The drive to be perfect often flows over into exercise and diet. We are bombarded by the media telling us how we should look, what we should eat, what new exercise will give us the perfect backside, what new diet will melt the fat away, you get the picture! Not to mention your Facebook friend that has 5 kids, just ran a marathon, is getting herin astrophysics and just won 10 grand on her fabulous vacation in Vegas. Darn her!
Looking at these images, negative self-talk rears it’s ugly head and guilt sets in. “I was so bad today”, “I ate like a pig, I am going to have to eat celery sticks for the next week”, “I shouldn’t have ate so much ice cream, I am going to have to work out for 2 hours tonight!”. Sound familiar? In the endless pursuit of the magic diet and exercise program we often find ourselves swinging from one extreme to another, back and forth, back and forth. Self-compassion goes out the window and the more we try the worse we feel.
There is nothing wrong with striving to be your best but not at the expense of your self-worth. It is easy to get trapped in the notion that we have be the “ideal” only to be disappointed when we don’t achieve the unrealistic goals we set for ourselves. Repeat this vicious cycle again and again and it erodes our self-confidence.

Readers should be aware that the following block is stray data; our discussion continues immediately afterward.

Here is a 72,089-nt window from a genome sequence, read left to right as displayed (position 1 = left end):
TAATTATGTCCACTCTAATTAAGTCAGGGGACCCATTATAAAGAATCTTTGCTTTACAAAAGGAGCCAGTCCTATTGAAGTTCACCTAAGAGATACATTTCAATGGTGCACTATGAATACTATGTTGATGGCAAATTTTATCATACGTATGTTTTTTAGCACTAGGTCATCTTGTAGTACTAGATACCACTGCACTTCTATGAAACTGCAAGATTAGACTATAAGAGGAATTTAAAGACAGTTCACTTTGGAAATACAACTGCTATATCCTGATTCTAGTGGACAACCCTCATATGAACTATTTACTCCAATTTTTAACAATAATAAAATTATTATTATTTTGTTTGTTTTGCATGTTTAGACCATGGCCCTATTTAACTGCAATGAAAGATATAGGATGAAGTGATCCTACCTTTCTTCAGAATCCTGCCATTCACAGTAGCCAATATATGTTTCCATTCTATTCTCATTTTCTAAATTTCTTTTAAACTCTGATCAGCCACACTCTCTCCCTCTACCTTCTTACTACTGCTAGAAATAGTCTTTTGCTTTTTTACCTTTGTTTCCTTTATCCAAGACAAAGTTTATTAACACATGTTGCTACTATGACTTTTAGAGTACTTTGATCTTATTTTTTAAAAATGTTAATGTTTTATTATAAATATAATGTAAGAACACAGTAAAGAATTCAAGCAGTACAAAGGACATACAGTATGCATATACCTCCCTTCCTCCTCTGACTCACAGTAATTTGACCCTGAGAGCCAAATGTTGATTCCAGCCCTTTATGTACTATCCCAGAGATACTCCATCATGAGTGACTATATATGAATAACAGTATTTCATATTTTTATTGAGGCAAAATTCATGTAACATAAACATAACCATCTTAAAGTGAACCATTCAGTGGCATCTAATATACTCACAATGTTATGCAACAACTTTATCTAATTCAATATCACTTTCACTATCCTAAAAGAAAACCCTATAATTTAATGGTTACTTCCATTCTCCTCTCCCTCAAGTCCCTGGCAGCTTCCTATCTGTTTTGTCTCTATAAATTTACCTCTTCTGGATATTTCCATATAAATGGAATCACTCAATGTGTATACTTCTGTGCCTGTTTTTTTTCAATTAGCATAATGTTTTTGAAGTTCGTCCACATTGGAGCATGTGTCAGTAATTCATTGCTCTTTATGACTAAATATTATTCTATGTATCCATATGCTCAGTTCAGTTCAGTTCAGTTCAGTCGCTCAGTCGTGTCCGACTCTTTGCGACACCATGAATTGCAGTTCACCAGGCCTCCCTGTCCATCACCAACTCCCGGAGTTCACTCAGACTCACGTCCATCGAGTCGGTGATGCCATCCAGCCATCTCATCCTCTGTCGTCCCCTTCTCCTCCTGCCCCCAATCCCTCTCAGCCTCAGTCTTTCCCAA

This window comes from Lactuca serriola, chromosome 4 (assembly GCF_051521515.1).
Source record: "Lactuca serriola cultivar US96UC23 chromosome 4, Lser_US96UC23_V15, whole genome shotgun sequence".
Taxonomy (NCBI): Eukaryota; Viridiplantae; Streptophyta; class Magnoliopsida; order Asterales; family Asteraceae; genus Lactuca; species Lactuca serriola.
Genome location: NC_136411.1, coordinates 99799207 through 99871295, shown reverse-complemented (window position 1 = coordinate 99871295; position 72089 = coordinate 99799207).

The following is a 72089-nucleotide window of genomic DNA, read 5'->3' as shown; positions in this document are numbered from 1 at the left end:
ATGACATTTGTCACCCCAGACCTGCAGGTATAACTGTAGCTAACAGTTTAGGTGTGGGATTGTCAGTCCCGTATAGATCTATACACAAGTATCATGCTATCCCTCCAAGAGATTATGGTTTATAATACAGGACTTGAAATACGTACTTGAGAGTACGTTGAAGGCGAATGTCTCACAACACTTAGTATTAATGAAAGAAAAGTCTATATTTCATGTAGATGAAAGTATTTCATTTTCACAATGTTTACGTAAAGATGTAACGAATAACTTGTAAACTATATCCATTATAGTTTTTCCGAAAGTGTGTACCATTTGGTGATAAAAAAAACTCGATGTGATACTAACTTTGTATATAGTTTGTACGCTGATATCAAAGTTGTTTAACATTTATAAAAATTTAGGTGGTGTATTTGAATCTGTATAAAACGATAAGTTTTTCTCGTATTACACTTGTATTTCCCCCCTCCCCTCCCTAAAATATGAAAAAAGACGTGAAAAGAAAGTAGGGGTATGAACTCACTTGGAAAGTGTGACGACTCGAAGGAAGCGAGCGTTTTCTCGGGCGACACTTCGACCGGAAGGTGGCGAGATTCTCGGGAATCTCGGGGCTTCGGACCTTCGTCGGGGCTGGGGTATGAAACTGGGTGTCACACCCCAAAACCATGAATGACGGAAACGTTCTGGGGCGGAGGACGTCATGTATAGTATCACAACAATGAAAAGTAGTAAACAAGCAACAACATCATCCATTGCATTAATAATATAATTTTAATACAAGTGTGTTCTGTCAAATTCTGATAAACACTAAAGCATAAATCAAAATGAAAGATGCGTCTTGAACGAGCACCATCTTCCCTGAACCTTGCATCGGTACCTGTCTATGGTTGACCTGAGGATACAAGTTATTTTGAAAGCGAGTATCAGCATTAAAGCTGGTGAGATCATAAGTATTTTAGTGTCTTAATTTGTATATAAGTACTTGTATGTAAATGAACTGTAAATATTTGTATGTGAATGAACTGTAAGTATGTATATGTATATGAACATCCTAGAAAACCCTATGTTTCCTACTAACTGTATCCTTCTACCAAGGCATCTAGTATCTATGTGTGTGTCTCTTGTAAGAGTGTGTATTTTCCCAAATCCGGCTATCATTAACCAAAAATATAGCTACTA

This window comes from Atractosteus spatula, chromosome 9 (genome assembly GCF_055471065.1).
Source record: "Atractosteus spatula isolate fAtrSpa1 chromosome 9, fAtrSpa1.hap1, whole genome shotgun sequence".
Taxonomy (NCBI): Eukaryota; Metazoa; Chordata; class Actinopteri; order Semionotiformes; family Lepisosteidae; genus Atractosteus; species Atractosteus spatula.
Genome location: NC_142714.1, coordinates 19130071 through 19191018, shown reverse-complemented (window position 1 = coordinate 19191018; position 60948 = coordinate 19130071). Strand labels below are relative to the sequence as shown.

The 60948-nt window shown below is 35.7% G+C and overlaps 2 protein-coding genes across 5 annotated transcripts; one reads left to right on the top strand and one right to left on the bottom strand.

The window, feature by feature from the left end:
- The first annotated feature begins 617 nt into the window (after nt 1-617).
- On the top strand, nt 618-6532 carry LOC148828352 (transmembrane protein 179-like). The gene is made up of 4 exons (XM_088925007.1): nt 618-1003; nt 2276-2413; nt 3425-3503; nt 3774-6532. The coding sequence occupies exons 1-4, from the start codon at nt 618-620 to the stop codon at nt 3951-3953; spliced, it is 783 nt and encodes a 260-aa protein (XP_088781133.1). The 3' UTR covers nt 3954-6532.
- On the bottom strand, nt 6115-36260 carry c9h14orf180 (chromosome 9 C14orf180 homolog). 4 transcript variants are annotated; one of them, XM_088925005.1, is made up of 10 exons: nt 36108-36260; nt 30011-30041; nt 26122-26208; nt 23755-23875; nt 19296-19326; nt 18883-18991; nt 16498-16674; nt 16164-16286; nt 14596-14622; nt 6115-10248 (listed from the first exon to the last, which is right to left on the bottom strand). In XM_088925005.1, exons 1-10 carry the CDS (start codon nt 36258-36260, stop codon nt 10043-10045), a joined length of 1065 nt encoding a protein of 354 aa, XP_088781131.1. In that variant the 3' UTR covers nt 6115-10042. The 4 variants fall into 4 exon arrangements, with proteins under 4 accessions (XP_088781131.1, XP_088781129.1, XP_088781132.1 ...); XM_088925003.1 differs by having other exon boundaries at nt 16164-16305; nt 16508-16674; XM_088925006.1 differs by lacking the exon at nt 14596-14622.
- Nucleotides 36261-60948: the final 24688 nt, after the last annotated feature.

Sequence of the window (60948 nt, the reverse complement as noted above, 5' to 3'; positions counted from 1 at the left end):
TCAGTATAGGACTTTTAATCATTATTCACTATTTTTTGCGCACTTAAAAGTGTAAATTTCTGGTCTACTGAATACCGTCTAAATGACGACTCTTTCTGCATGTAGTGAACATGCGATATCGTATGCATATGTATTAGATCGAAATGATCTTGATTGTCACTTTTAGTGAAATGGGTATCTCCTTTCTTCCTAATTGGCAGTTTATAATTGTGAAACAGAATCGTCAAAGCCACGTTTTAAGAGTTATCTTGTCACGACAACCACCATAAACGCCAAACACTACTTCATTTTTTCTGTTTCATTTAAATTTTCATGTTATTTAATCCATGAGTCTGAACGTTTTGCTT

Rather than trying to be perfect all the time, strive to do your best in each moment. Your best one day might be squeezing in a 15 minute walk in-between meetings and your best on another may be going to the gym for 45 minutes. And if you are unable to meet your exercise goals one day accept that wellness is not all or nothing and pick up where you left off. Tomorrow is a new day. When you get rid of the drive for perfectionism, you can move to a place where challenges are now opportunities for growth. Focus on progress rather than perfection and ditch the all or nothing mentality.
Learn to do things that work for you rather than what the so called “experts” say. Become the expert on you. After all who knows you better?